Friday, April 02, 2010

Mormons, Blood Atonement and the Separation of Church and State

In this country we are fortunate enough to have a miniature laboratory experiment in what can happen when the church and the state are commingled.

The state is Utah and the church is the Church of Jesus Christ of Latter Day Saints (popularly known as the Mormon church). No reasonable person can doubt the immense religious, social and political power that the Mormon Church wields over its members. Their actions in the 2008 Prop Hate debacle in California was enough to prove that ten times over.

Of course the "one true church" -- along with its poor benighted sock-puppets-of-god members -- is quick to disagree with that, preferring to give lip service to that whole "render unto Caesar..." thing in the New Testament, but an examination of their history and especially their "official" doctrine gives the lie to that position.

No less an authority than Mormon "apostle" (you don't get very much higher in the church hierarchy than being one of the Twelve Apostles) Bruce McConkie, in his monumental work Mormon Doctrine, says, in connection with a discussion on the Mormon doctrine of "blood atonement" (an antithetical-to-Christianity concept that there are some sins that the blood of Christ did not wash away and therefore the blood of the sinner must be shed -- which is why Utah remains the only state to administer its death penalty by firing squad), that the "...doctrine can only be practiced in its fullness in a day when the civil and ecclesiastical laws are administered in the same hands".

Got that? can only be practiced in its fullness in a day when the civil and ecclesiastical laws are administered in the same hands. No separation of church and state for those people, no sirree.
Utah's bizarrely arcane liquor laws were the laughingstock of the nation for years, but the Mormons were never big on banning booze outright. In fact, it was surprisingly the Utah legislature that cast the deciding vote to pass the 21st Amendment, thereby repealing Prohibition. The Mormons consider it a sin to drink alcohol, but that doesn't prohibit them from selling it to "gentiles" (i.e., any non-Mormon; even Jews are "gentiles" in the eyes of the Mormons).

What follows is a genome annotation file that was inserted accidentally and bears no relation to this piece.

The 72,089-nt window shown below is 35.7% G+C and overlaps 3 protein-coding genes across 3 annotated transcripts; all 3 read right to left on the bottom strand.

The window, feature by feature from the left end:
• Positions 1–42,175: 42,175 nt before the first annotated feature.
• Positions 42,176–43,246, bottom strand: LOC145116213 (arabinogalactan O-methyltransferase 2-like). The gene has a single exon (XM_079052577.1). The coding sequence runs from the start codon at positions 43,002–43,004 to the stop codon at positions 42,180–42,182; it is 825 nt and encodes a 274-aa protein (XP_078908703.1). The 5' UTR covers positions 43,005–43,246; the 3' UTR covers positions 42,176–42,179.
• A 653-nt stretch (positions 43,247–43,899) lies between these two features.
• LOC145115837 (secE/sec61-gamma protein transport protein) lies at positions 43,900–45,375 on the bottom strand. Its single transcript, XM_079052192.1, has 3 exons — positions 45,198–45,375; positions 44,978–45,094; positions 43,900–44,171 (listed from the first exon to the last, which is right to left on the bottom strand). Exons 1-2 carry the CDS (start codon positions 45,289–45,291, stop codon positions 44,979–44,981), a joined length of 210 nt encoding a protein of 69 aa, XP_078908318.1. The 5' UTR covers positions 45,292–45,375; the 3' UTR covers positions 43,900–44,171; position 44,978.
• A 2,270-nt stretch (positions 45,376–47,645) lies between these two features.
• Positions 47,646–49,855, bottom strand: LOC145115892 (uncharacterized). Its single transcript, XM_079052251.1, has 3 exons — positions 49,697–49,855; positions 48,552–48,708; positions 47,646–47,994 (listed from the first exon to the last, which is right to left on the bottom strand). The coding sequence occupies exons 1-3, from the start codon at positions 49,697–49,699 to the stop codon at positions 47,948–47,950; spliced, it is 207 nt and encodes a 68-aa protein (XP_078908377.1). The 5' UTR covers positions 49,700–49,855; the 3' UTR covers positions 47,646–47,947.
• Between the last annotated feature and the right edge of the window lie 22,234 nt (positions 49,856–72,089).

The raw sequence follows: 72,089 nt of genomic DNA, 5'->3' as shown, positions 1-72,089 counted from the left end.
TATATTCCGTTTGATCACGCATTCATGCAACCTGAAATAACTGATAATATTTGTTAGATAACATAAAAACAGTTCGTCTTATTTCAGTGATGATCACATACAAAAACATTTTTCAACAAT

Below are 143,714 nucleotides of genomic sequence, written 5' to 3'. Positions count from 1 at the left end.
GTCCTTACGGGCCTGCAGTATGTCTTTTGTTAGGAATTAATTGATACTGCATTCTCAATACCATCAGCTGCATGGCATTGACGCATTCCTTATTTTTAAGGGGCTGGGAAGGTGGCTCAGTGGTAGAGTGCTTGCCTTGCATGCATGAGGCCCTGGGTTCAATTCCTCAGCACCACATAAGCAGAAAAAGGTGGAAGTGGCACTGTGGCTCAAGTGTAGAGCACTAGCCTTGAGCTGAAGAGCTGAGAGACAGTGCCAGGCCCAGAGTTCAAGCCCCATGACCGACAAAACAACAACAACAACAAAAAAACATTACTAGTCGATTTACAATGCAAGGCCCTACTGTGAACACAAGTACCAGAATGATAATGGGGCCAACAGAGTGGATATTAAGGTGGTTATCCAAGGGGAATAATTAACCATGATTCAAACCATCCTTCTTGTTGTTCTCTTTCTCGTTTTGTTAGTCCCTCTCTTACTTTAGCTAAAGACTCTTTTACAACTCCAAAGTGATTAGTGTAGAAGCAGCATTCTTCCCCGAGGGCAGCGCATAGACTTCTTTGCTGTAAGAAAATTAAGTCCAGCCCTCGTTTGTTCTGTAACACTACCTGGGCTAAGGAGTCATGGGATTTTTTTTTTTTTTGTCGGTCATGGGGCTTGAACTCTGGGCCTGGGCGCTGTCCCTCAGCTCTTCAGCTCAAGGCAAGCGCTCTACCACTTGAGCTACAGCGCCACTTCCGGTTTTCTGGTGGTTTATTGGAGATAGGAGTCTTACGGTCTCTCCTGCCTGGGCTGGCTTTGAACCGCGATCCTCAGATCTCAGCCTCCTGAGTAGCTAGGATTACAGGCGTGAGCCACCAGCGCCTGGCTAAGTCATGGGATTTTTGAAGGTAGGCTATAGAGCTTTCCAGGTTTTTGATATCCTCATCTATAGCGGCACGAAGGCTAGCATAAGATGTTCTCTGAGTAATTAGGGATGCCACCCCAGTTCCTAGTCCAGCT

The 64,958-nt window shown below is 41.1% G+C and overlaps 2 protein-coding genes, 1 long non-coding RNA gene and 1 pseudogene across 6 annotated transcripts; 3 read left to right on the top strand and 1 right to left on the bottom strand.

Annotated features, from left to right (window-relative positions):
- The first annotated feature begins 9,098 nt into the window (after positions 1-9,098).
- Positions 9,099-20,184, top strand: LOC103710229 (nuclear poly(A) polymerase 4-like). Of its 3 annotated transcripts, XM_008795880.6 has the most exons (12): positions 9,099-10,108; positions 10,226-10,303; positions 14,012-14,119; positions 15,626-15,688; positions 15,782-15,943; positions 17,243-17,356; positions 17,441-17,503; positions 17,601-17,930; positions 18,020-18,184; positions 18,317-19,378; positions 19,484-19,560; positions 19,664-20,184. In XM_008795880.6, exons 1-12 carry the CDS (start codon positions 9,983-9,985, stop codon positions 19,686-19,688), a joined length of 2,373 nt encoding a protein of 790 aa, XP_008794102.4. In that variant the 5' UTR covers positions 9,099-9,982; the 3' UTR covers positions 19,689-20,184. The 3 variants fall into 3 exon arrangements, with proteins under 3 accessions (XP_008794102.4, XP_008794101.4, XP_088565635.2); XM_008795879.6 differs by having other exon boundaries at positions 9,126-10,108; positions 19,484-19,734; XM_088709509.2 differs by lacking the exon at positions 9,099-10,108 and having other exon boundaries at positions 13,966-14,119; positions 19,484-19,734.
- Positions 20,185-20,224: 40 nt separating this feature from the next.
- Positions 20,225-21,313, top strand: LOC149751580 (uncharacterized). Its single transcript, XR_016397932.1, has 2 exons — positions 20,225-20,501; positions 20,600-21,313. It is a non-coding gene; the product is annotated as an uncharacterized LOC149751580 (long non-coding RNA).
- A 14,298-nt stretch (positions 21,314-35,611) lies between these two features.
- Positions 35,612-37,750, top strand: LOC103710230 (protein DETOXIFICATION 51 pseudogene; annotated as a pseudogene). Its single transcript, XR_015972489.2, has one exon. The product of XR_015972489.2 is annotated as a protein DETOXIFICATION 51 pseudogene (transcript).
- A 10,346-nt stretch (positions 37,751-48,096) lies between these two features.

It's an open secret in the state of Utah that the church is actually a "shadow government", and since upwards of 90% of the legislature consists of "worthy members of the church", how difficult is it really to pass -- or defeat -- legislation solely on the dictates of the inerrant "Prophet, Seer and Revelator" at the pinnacle of the church hierarchy?

And the Mormons see absolutely nothing wrong with that. They are the true believers who belong to the "one true church" (in Mormon doctrine, all other churches/religions -- even including all Christian churches -- are "apostate" and therefore without the blessings of god), and their church is of course set up in a facsimile Old Testament patriarchy, avoiding all that messy stuff that happens when people think for themselves. You know, like democracy and freedom and liberty...

In Utah we have a microcosm -- a living laboratory if you will -- of what can happen if we don't maintain that wall of separation. The only thing that's kept Utah from becoming an out-and-out theocracy is that pesky little Establishment Clause in the US Constitution and a Supreme Court that, for the most part, has ruled in support of it.


Anonymous said...

Wow, you are really out there. I hope you feel better after your little vindictive rant. I don't know what is eating you rotten inside, but I am sure glad it isn't in me.

As for your last sentence about the constitution, could you please support it with something substantial? I don't think you know what you are talking about, you just bla bla bla

Farnsworth68 said...

Whatever. Tell me where I am wrong, Mister Bla bla Bla yourself.
Until the absorbtion of the Mormon State of Deseret into the United States following the Mexican War, it is well known that the church, under the distatorial hand of Brigham Young, was the absolute ruler of the Mormons. There was no concept of the separation of church and state -- the church was the state and vice versa. And you are trying to say that it wouldn't be that way now, but for the effects of the establishment clause of the First Amendment?
I refuse to engage in a battle of wits with an unarmed man...